Beds and Borders

Get the most from your beds

Following just two principles of design when planning a flowerbed or border will help you to create a pleasing effect. First put most of your tall plants at the back of borders, or in the centre of beds that have been cut out of the lawn, to offset smaller plants at the front of the border. Second, always group an odd number of flowering or foliage plants together. Groups of three, five or seven will give a more natural effect in a planting scheme than groups of two, four or six.

Weird and wonderful
Add height and excitement to a low-lying flowerbed by growing annuals over structures made from bamboo or wire mesh. Spheres, cones or even animal shaped structures will be covered quickly by Cobaea scandens (cup and saucer vine), nasturtiums, sweet peas or other climbers to give the flowerbed an unusual appearance.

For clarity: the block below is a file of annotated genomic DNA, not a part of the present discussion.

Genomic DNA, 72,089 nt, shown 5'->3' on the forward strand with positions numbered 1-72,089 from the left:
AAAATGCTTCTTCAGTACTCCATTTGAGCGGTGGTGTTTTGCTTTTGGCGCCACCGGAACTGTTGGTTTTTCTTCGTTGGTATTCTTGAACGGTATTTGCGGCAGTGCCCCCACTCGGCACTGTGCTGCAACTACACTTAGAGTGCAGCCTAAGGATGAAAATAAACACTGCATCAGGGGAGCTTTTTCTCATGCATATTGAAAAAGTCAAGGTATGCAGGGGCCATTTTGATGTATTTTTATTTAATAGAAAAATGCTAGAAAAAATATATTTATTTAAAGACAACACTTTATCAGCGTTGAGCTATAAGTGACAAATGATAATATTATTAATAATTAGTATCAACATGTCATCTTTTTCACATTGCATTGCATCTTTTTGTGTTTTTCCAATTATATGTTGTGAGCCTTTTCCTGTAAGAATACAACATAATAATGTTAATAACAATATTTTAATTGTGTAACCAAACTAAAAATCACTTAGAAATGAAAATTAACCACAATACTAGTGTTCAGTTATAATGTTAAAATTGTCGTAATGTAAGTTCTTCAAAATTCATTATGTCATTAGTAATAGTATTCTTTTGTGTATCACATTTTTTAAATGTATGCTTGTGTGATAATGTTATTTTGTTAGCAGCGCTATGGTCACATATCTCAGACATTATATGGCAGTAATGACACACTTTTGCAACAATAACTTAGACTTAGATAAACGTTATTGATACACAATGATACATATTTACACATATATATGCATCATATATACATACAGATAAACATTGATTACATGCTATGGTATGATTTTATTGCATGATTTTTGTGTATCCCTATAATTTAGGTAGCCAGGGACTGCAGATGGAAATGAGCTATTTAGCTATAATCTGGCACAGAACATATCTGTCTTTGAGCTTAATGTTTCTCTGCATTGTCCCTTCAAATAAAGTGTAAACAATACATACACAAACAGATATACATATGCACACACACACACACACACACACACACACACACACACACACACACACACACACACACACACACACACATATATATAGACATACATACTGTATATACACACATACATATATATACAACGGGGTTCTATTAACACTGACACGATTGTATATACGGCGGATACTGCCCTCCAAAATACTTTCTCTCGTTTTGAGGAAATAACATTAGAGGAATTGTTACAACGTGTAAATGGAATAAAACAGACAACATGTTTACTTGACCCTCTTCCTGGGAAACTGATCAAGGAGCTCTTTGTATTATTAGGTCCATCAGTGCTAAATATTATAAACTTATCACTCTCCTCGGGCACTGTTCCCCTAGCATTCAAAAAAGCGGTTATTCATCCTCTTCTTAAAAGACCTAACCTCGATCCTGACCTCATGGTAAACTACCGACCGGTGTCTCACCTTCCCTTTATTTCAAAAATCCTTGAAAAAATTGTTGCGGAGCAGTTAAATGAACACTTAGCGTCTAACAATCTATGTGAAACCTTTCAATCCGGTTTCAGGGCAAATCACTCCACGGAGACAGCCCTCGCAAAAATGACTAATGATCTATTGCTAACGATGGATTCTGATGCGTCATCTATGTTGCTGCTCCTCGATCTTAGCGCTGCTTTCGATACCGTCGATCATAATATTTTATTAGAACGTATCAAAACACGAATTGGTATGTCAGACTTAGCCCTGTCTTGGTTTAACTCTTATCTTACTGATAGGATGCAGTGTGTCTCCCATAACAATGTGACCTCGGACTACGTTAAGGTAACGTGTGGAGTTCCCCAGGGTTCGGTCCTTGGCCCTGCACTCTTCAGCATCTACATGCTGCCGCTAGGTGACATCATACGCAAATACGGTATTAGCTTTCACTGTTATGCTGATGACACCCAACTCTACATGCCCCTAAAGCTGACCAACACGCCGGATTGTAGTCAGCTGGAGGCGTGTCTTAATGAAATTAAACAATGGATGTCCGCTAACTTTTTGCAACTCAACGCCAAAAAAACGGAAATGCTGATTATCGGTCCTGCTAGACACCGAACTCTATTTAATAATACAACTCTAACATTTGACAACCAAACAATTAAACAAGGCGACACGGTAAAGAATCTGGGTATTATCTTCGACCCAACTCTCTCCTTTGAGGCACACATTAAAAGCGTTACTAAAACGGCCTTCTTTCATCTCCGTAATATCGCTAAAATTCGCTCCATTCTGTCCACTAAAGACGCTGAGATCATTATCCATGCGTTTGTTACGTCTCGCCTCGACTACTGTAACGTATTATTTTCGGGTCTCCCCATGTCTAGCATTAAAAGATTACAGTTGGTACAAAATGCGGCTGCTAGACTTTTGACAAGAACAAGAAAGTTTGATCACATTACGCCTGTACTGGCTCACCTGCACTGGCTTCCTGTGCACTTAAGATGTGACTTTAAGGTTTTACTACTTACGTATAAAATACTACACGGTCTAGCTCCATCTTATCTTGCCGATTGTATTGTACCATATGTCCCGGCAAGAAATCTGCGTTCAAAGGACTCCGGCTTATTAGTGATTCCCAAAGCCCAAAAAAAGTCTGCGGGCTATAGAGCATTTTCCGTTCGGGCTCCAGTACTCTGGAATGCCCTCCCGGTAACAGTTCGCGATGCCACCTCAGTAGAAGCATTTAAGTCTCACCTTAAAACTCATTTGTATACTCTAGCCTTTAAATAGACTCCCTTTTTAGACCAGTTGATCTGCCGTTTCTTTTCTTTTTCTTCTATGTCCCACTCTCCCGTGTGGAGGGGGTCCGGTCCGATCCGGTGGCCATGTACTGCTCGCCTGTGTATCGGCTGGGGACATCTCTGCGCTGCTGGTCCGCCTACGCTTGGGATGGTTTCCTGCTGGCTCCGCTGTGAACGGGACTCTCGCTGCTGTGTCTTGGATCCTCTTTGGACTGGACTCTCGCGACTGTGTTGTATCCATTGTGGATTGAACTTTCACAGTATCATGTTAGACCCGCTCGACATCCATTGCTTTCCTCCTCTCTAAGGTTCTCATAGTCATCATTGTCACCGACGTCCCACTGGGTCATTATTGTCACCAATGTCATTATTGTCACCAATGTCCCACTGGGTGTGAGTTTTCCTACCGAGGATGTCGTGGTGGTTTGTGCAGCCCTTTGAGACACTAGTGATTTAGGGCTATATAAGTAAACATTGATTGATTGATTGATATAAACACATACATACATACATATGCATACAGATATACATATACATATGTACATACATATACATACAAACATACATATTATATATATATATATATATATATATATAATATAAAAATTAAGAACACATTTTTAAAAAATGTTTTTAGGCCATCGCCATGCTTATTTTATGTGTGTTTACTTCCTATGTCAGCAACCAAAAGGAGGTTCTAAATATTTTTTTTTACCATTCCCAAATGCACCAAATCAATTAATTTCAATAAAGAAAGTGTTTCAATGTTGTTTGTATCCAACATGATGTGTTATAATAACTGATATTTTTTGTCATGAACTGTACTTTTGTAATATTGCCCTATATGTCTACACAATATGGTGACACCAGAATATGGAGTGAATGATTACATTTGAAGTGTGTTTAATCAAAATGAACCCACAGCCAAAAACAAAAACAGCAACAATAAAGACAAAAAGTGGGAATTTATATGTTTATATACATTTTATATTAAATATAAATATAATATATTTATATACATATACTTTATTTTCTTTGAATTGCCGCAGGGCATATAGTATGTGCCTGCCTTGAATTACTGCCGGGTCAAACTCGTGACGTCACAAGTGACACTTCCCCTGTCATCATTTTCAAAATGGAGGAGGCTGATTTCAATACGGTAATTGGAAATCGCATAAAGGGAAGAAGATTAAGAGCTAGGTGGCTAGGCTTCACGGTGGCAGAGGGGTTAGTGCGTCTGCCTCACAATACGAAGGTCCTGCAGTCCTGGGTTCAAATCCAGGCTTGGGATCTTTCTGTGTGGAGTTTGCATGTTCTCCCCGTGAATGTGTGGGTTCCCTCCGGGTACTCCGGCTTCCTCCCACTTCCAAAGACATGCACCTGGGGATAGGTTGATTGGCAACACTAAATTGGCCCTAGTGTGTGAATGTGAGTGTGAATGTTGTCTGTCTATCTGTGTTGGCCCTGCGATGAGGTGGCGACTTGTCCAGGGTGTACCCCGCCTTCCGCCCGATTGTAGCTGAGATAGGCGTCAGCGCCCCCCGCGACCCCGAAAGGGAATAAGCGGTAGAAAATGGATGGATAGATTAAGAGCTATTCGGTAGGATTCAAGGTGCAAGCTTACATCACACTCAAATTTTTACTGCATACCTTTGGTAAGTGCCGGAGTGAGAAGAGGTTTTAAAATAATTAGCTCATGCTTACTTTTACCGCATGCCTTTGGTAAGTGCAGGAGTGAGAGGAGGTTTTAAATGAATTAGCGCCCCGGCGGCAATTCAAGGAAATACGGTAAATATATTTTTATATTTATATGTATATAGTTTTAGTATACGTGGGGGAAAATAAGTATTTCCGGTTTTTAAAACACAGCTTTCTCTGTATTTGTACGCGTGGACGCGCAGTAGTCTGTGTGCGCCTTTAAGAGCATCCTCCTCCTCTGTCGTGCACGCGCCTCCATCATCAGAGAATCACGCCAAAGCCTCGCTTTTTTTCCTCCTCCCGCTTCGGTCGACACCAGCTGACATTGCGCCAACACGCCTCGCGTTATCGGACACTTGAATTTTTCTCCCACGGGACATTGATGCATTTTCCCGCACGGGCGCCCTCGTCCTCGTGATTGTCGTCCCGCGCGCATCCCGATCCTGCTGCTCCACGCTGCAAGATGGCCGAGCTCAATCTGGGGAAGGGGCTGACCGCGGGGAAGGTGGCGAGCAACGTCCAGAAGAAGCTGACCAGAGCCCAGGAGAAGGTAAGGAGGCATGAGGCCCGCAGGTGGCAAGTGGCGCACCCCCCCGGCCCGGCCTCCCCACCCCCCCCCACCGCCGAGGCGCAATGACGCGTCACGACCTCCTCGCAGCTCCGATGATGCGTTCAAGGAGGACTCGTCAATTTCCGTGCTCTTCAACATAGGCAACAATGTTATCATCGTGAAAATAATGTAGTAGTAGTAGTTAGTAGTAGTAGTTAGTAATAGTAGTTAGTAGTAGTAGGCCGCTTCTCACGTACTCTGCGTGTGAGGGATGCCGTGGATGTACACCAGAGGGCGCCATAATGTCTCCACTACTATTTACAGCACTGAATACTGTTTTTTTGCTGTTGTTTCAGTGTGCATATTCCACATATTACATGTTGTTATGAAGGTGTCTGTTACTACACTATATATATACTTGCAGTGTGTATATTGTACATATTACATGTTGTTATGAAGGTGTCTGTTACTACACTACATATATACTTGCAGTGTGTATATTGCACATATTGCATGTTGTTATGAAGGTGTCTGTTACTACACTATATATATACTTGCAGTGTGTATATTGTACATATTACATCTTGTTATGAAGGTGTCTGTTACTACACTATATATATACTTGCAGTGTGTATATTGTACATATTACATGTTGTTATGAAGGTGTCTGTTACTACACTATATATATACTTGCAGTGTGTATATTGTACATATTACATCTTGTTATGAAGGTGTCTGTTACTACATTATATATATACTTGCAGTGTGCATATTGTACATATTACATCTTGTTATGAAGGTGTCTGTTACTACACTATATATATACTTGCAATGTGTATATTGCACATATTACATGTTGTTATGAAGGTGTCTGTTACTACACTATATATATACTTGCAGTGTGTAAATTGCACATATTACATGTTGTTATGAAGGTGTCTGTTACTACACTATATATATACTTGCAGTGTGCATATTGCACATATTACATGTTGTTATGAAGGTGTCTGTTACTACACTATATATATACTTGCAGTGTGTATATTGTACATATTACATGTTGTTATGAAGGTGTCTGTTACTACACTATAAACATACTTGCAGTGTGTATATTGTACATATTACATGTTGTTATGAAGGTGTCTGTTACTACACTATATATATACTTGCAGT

Year round interest
Make your flowerbed a centre of interest throughout the year by choosing plants that flower or produce decorative foliage at different times. Include bulbs that will bloom at the end of winter and in early spring, and add some late flowering perennials to brighten up the garden in autumn.

Cutting out a straight edge
To cut out a straight border, lay down a plank and, using the edge as a guide, cut through the soil using a sharp edging iron. Even if you are standing on the plank, the pressure applied by the edging iron being levered backwards to define the edge can still move the plank out of position. To stop this happening, stabilise the plank by hammering a long nail into the ground through each end.

Cutting out a shape
To cut a curved or shaped border, lay a hose on the ground to trace a shape. Cut out a shape with a lawn edging tool by following the contours of the hose.

Edging a path
If you want to put a flowerbed next to a path made of gravel or ground bark, it is best to separate them by an edging of stones, bricks, tiles, strips of treated timber or low growing shrubs and perennials to prevent the gravel or bark from overflowing onto the bed.

Bordering on a vegetable patch
Make the most of a small garden by growing some herbs and vegetables in your borders. Chives, carrots and parsley all have attractive foliage. Red cabbages, purple Brussels sprouts and bronze fennel all make colourful splashes.


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